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HIV test via your smartphone in 15 minutes

HIV test via your smartphone in 15 minutes
By Euronews
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The developers of a new low-cost mobile lab device that can turn any smartphone into an HIV and syphilis tester hope it could be a life-changer for HIV patients in remote parts of the world.

All it takes is a drop of blood and fifteen minutes.

The blood sample is placed on a plastic collector which is inserted into the to the user’s smartphone. The user then launches the app and pushes down a button down to release the reagents needed for the test.

Sam Sia, an associate professor of biomedical engineering at Columbia University, led the work: “It’s really a matter of life and death, because for a lot of these patients simply cannot travel the distances to testing clinics to get their blood drawn and get the results, which means that they’re not treated for these conditions. And in this specific case, pregnant women, if they’re not treated for HIV or syphilis, will pass these diseases on to their newborns and a lot of times the newborns aren’t even born alive.”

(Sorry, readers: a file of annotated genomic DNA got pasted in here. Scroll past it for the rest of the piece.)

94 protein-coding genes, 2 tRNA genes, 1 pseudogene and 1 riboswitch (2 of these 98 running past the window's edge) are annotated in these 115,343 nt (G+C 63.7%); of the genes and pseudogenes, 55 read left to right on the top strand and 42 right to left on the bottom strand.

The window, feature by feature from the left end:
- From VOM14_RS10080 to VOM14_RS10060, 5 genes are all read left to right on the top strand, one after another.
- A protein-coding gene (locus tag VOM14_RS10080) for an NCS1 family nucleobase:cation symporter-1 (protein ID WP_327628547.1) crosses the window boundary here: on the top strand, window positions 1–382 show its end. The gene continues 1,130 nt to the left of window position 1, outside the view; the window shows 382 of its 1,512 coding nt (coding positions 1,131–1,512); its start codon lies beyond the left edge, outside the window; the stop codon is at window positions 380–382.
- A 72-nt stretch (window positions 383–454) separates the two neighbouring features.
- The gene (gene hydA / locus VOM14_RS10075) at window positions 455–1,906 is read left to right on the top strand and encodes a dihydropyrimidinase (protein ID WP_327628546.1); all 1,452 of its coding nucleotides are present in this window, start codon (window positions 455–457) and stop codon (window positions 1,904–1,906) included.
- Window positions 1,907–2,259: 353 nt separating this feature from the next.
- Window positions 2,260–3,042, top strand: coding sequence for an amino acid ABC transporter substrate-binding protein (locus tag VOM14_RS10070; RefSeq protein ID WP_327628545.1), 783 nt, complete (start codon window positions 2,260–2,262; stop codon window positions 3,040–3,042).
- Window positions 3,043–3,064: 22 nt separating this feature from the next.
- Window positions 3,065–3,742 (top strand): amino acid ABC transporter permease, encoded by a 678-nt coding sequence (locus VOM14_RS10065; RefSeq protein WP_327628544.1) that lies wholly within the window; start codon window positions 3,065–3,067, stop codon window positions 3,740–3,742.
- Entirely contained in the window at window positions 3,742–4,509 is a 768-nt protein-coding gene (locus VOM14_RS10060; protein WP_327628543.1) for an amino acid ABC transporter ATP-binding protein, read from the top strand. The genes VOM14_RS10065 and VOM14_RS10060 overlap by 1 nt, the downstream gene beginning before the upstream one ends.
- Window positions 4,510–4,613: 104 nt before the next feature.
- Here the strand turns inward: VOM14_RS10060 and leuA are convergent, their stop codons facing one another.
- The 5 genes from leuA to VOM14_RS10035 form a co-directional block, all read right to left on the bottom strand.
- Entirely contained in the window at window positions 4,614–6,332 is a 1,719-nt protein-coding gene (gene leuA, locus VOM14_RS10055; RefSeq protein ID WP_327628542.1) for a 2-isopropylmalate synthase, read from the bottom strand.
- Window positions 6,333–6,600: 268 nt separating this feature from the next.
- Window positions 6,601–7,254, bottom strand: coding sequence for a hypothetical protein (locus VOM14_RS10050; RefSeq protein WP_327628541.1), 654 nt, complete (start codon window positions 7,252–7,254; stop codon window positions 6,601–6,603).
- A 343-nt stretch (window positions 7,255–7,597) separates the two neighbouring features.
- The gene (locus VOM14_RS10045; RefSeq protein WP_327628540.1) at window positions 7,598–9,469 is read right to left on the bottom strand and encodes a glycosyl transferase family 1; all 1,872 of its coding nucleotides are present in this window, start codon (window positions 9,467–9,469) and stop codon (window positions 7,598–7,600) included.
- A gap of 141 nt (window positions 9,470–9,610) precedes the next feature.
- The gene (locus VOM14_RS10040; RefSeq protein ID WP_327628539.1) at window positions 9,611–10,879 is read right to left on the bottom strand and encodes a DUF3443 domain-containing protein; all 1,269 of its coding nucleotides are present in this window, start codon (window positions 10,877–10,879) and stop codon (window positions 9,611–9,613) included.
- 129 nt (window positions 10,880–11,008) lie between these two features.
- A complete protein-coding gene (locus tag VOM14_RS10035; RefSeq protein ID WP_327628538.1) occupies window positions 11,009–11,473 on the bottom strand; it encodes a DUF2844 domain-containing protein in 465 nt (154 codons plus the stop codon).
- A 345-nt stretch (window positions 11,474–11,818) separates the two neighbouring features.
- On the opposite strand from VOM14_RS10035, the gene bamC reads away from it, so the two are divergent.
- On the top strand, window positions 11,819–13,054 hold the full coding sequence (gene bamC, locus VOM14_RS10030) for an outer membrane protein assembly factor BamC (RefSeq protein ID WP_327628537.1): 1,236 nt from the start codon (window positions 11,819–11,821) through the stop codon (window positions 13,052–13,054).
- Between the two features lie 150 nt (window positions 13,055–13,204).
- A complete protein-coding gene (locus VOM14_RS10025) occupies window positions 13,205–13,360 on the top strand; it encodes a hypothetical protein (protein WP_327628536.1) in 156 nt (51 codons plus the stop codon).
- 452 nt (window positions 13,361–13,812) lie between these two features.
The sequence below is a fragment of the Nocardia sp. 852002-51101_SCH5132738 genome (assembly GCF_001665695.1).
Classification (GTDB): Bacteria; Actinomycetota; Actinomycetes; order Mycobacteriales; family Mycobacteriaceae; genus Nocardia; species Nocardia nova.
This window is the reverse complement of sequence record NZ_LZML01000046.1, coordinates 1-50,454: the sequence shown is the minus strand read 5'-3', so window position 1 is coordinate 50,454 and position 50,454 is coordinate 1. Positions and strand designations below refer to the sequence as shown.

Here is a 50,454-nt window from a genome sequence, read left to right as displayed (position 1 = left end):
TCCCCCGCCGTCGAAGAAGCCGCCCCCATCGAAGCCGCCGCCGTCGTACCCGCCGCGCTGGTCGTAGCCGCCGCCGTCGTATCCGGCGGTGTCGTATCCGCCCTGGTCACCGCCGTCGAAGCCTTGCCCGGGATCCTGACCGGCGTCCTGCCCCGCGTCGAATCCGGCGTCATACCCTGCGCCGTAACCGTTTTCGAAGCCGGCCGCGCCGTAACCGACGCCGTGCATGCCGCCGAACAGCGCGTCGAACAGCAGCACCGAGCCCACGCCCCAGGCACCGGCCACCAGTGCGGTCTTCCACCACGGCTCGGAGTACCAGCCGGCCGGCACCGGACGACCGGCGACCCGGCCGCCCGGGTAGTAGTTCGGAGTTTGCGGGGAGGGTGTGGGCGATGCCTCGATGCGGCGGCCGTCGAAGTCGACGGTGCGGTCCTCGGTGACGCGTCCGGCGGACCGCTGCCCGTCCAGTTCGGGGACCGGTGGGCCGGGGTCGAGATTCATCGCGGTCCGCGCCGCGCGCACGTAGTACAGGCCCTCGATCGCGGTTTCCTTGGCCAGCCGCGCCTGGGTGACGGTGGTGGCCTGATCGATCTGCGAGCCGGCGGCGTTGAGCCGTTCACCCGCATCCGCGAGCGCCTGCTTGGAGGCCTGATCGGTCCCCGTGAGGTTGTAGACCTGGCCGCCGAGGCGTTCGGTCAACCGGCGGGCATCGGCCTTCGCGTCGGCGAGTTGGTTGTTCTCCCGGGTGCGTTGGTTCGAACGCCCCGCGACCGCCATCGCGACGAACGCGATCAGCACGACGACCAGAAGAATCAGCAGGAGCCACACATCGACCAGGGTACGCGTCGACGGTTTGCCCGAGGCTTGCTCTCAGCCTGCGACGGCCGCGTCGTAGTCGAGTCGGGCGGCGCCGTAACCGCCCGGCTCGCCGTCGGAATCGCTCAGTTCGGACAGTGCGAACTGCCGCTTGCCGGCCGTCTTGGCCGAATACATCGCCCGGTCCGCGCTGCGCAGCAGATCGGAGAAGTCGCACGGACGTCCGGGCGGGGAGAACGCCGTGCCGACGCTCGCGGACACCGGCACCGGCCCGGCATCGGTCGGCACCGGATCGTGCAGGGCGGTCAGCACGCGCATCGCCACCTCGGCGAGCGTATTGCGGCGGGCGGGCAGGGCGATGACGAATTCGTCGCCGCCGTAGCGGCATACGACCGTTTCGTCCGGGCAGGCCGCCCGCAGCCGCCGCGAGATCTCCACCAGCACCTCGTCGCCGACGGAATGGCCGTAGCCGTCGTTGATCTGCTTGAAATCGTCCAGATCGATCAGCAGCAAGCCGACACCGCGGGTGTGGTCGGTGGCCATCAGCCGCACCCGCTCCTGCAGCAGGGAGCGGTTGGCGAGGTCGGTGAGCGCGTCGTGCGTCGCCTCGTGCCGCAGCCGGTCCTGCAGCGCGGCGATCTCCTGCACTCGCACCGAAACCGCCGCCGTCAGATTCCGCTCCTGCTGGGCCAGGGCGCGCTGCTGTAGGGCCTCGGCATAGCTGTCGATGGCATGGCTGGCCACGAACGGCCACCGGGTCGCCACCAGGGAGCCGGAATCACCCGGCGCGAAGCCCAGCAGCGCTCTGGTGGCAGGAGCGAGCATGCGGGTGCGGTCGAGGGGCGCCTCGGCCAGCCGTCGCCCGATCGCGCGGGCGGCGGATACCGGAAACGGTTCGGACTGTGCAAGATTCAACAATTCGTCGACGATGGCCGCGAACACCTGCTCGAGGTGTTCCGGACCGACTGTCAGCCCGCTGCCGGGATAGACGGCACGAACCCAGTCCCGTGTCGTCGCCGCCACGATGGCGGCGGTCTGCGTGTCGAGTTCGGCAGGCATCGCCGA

Research carried out on around 100 patients in Rwanda, including women who were at risk of passing on sexually transmitted diseases to their unborn children, showed it to be almost as accurate as regular lab tests.

Its developers believe that the long-term plan for the device is far reaching, and that, eventually, it could also test for other STDs such as herpes and hepatitis, infectious diseases like malaria, or chronic diseases like cancer and diabetes.

“As long as these diseases can be diagnosed using a class of blood tests called ELISA tests, then we can replicate that. This doesn’t cover everything but it does cover a wide range of conditions. I think technology like this certainly has the potential to transform the healthcare system,” says Sam Sia.

The device took 10 years to make and costs around 30 euros, a fraction of the price of traditional diagnostic equipment.

The researchers are planning a larger-scale clinical trial and hope to win approval by the World Health Organisation for use in developing countries.